Service commenced

Opened in 1910 as a single-track system, the British Section of the original Kowloon-Canton Railway (roughly corresponds to the present-day East Rail Line). With the Chinese section opened in 1911, through-trains ran from the southern terminus in Tsim Sha Tsui across the border to the southern Chinese city of Canton (now Guangzhou).

At first trains on the British Section ran northwards from a temporary terminus at Kowloon Point through the eastern New Territories up to the border with China at Lo Wu. The permanent southern terminus, Kowloon Station in Tsim Sha Tsui, opened slightly later in 1914.

A narrow gauge railway operating works trains was used in the construction of the standard gauge British Section. The narrow gauge materials were later used to build the now-defunct Sha Tau Kok Railway. After the communist takeover in mainland China in 1949, through-trains were no longer able to cross the border until the service was resumed in 1979.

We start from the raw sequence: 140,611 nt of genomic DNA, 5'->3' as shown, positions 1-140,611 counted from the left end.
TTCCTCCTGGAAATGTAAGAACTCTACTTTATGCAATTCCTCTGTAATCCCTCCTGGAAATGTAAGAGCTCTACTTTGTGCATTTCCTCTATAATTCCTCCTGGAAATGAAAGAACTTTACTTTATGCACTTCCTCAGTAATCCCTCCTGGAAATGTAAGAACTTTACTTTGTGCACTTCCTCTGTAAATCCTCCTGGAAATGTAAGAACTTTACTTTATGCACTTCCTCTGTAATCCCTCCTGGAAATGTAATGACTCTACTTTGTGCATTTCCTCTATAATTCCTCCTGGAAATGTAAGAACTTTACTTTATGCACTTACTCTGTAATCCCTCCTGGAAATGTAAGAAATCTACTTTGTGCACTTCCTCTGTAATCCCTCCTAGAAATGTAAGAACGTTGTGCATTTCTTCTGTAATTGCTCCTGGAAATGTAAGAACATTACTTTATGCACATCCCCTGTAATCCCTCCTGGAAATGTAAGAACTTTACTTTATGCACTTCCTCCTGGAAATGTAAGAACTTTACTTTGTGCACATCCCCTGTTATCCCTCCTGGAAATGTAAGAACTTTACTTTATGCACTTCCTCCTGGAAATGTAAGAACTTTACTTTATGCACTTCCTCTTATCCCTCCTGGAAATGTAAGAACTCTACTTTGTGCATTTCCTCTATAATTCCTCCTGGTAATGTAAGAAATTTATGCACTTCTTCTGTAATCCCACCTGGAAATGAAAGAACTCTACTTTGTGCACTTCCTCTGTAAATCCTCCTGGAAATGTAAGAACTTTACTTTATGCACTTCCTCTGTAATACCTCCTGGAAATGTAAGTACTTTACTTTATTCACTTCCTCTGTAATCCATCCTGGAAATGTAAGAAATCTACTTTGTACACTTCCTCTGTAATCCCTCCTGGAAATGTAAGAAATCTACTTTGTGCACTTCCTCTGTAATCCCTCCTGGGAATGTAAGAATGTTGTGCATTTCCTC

An expanding network

The British Section of the original Kowloon-Canton Railway was originally operated by a department within the Hong Kong Government. Following the government's plan to corporatise the operation of the railway, the Kowloon-Canton Railway Corporation (KCRC) was established in December 1982, with the government remains as the sole shareholder.

With the development and urbanisation of the New Territories, the British Section has become an important corridor to connect the new towns in eastern New Territories with urban Kowloon. Electrification and conversion to a dual-track system was completed in 1984. Since then, the suburban rail has become much more metro-like. Frequent service is provided, and in the 1990s trains were refurbished to provide less seats and more standing places.